Well, it seems that undercover police work not only involves learning all the aspects of your new life flawlessly in order to avoid being brutally tortured or murdered by the criminals you're infiltrating, but also being able to handle fast cars like an F1 driver according to Need For Speed: Undercover.
You can grab a copy of the game on the 360 for £6.70 from Game Gears, which is almost £1 cheaper than the next best offer of £7.64 coming in from 365 Games.
Lets be honest, when it comes to racing games the story aspect to the game is usually the last thing on your mind and they're easily forgotten once you get behind the wheel, so all I'm going to say about the plot is that you step into the shoes of an undercover police officer who has to blend in with a dangerous gang.
Ok, the pluses of the game are vastly overshadowed by the minus, so it's not going to take me long to let you know that the sense of speed you get whilst driving is probably one of the only things that's done well. Sitting in the driving seat of bog standard bucket of bolts feels like your wheels have been glued to the ground in comparison to the lightning fast supercars.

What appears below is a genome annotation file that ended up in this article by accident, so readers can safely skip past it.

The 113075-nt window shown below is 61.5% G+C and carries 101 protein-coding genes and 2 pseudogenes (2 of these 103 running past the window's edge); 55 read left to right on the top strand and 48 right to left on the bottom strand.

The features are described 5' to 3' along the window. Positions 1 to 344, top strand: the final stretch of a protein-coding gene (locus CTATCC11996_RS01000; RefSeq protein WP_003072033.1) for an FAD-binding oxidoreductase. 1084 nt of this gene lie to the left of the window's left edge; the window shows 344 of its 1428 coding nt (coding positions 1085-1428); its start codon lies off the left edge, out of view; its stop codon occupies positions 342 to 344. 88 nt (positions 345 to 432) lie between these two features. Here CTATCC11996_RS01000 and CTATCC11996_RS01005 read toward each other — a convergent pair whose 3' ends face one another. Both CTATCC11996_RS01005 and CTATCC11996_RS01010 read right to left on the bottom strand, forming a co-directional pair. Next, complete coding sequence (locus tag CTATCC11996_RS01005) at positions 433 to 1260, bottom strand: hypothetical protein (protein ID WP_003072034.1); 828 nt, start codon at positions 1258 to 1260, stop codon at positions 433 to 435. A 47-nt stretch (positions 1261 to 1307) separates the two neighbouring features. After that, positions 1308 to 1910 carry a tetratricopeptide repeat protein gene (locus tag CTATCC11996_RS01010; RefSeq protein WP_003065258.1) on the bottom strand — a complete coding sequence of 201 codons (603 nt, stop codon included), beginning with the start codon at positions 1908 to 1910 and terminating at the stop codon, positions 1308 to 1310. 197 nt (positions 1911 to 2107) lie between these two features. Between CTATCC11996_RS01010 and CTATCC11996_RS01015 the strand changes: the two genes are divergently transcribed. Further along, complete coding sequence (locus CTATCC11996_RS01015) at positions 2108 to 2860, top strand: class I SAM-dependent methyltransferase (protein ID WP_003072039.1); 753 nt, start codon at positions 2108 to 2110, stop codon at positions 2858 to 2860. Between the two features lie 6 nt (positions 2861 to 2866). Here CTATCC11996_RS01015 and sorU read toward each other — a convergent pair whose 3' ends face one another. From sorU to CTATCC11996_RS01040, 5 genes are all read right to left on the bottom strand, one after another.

Purchasing cars and upgrading them is governed by a terrible system, as you progress through the game new cars are unlocked to buy, however you'll more than likely still be in the process of buying upgrades for your old vehicles, which becomes utterly redundant when the new cars are far better than the fully upgraded older models.
Initially, the idea of being able to whizz around an open world environment is quite appealing. Unfortunately, after a few minutes you'll be asking yourself, 'Where are the markers for events, races, etc.?'. Well, the simple answer to that is there aren't any, so the only reason to make your way around the environment is to admire its landscape, which is pretty hard to do considering that, like the rest of the game, it's not the prettiest thing to look at.
The multiplayer contains three very simple modes. Circuit races and dashes both involve making it to first place in order to ensure your victory, whereas cops and robbers sees one side trying to make a get away with some stolen loot whilst the other side have to stop them in their tracks.
This isn't the greatest racing game in the world, in fact it's pretty far from it, and whilst £6.70 isn't that much to ask for a complete punt, you'll probably be better offer finding something else to spend it on.
Thanks to lucerysmum @ HUKD